To view the other photographs of the Museum published in the calendar, please 'click' on the photograph of the 2014 Gartner Calendar. Individual photographs from the calendar will then appear at the bottom of the calendar.

    I can't wait for the 'Canadian Museum for Human Rights' to open in September of 2014!
    Posted In:This And That
  • Posted On:
    January 7, 2014
    WINNIPEG finally has its very own calendar! It took a few years of discussions with various publishers but Wyman Publishing finally came through and gave the 'green light' to produce this brand new calendar. I have been asked by countless people and shop managers over the years about producing a Winnipeg calendar so I am very pleased to announce that it is now available for sale. This 12x12" wall calendar features 12 urban scenes, one of which was literally taken in my own backyard - the northern lights scene!

    The calendar should be in retail stores in a few months, just in time for the opening of the new Canadian Museum for Human Rights (as seen on the cover photo besides the Esplanade Riel Bridge). Businesses, corporations and organizations can also order the calendar as a 'promotional calendar' which would include their logo, etc.

    For ordering information, please contact Wyman Publishing at:

    tel: 613-253-2224 (800-668-3283)

    Winnipeg 2015 Calendar

    Photography by Mike Grandmaison

    Photographie de Mike Grandmaison

    Posted In:This And That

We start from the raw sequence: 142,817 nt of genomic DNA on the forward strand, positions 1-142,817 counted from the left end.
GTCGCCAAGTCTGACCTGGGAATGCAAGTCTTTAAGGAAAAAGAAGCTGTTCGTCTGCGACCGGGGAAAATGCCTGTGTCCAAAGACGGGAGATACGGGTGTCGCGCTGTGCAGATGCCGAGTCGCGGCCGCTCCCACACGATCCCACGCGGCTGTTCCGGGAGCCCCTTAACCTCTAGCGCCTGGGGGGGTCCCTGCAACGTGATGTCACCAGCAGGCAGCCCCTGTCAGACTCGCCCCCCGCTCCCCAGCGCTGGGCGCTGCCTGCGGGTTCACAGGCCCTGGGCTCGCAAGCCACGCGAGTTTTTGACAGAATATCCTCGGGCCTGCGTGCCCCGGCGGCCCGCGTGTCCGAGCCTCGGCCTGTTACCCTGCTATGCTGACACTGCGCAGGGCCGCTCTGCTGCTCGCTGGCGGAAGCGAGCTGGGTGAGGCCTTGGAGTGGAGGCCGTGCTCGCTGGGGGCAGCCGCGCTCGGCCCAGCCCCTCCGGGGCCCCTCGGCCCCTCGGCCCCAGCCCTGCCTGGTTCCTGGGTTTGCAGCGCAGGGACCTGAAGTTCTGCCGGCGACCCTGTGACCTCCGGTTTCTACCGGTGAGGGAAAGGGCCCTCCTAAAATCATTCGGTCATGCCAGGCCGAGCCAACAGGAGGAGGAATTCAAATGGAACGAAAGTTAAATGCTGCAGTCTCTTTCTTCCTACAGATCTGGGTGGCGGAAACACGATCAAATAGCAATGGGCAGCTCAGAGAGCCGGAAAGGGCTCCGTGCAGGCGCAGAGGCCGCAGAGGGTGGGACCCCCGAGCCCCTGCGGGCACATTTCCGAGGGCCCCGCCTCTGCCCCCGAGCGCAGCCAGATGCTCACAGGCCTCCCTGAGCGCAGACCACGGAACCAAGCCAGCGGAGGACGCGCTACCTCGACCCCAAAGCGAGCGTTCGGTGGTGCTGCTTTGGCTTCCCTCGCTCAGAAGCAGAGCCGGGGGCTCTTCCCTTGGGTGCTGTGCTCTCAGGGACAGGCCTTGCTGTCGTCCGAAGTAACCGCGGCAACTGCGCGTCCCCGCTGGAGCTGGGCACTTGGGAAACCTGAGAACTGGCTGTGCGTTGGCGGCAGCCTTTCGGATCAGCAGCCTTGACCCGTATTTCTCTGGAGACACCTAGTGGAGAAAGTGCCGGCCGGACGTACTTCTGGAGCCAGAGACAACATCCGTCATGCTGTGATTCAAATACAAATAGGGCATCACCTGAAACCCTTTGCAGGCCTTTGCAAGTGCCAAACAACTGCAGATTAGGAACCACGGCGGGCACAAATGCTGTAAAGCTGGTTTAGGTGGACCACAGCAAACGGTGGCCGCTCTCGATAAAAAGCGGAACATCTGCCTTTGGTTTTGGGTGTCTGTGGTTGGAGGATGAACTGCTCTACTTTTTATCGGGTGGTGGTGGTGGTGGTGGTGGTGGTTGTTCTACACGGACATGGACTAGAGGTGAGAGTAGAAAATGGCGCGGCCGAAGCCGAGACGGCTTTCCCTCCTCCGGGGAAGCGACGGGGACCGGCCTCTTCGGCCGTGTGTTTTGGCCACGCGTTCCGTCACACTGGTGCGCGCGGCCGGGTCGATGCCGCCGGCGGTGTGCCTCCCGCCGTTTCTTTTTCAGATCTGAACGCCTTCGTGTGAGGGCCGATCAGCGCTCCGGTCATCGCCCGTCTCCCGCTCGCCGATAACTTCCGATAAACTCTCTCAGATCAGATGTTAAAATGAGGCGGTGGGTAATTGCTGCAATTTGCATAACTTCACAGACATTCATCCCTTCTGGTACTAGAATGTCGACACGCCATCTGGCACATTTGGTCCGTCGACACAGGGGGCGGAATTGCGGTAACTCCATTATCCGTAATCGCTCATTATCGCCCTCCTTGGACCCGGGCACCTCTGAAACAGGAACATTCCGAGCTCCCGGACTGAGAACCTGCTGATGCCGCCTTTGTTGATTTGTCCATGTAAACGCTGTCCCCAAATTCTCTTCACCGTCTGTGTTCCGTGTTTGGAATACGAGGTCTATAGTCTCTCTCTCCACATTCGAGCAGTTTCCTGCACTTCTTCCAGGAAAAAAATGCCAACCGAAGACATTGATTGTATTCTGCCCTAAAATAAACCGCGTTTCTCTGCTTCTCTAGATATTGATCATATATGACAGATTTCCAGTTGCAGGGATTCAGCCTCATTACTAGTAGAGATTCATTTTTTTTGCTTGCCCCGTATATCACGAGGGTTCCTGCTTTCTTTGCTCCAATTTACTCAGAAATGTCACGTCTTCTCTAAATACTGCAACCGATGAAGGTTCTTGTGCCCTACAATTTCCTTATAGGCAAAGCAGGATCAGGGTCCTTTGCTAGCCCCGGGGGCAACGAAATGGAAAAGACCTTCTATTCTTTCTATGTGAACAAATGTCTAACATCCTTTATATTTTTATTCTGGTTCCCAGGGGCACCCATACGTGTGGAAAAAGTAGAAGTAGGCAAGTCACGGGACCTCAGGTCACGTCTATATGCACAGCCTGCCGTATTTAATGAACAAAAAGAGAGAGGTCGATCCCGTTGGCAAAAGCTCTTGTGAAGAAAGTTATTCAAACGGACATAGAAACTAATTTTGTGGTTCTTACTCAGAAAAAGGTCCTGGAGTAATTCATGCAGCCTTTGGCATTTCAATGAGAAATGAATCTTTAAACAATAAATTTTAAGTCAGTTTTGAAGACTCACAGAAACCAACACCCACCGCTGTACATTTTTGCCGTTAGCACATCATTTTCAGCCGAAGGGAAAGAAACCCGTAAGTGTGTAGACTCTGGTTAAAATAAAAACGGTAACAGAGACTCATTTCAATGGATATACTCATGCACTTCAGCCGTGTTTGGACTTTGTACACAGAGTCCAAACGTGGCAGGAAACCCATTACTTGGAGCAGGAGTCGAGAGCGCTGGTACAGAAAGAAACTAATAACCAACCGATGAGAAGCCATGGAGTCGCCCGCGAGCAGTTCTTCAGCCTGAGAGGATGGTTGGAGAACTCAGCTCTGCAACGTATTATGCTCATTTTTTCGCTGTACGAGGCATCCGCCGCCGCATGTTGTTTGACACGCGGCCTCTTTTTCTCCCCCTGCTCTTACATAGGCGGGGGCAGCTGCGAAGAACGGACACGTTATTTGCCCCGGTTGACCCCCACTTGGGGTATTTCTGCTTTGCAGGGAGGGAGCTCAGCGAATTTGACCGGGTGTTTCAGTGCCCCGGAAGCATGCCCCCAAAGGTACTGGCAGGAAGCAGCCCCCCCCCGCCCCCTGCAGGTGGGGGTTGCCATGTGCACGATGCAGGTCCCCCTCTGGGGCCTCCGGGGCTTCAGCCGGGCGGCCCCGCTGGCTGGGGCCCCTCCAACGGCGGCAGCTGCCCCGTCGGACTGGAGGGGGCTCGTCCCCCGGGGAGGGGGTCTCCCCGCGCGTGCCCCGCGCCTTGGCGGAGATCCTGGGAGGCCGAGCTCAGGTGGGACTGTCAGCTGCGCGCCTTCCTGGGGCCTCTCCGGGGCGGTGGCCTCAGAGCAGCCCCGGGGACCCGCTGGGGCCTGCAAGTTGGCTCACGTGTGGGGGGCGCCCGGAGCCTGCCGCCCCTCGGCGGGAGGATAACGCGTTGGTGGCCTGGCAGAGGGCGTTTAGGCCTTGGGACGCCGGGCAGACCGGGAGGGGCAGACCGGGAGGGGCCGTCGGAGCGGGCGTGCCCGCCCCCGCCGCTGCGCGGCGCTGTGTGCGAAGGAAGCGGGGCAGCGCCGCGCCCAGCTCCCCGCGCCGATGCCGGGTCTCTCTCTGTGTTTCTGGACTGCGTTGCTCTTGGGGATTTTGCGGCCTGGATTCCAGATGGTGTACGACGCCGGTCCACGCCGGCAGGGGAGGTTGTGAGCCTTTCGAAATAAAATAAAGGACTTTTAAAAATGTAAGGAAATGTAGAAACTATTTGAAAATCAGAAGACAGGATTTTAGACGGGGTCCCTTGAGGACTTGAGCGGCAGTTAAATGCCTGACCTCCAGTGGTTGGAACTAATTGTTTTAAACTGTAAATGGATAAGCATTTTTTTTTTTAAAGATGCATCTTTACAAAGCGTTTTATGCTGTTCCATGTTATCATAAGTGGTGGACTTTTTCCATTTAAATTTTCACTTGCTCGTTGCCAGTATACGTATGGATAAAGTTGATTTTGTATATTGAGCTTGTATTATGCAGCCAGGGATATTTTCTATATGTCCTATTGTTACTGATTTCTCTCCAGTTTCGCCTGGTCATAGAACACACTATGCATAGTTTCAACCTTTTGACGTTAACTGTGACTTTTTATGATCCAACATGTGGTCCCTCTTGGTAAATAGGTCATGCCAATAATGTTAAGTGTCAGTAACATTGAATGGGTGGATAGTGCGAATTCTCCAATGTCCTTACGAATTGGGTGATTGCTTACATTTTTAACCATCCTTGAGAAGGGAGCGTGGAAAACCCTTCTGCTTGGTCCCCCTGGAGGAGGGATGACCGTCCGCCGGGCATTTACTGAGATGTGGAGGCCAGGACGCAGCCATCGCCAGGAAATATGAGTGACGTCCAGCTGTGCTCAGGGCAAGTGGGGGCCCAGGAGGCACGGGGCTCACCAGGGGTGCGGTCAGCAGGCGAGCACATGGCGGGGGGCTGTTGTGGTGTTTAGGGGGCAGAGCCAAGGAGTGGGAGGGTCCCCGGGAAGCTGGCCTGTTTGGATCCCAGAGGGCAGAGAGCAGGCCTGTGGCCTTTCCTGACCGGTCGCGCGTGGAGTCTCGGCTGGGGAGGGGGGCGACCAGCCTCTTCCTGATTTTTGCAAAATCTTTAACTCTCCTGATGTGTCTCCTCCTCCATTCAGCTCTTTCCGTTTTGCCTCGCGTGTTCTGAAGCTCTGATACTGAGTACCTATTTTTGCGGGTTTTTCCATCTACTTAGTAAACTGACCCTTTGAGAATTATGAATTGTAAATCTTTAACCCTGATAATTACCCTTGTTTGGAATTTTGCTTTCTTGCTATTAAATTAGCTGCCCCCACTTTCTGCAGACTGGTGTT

• Posted On:
    January 7, 2014
    I recently collaborated with Friesens to produce a calendar for the Canadian Association of Professional Speakers. Mike Grandmaison's Canada 2014 calendar features 12 photos from each Canadian province and two territories. The calendar was presented to attending members during this year's CAPS Annual Convention - 'Global Speakers Summit' in Vancouver, BC from December 8-10, 2013.
    Posted In:This And That
  • Posted On:
    January 4, 2014
    It's been a brutally COLD winter so far. With an average temperature of only -20.9 C, it's the second-coldest December Winnipeggers have seen in 120 years, and the sixth-coldest overall! On December 31, Winnipeg's temperatures were actually as cold as the surface of Mars. Today, we are experiencing a windchill factor of -50 degrees Celsius! How COOL is that!

    You know it's cold when the casing on your extension cord cracks. I KNOW it's cold when I can only stand to be out of my van for 30 minutes at a time. I was itching to get a few images in for the New Year so I drove out just east of the city to photograph a large, shapely cottonwood tree I recently discovered. I'm quite used to photographing outside in winter but there have been occasions when it just isn't pleasant anymore. This was one of them. Enjoy!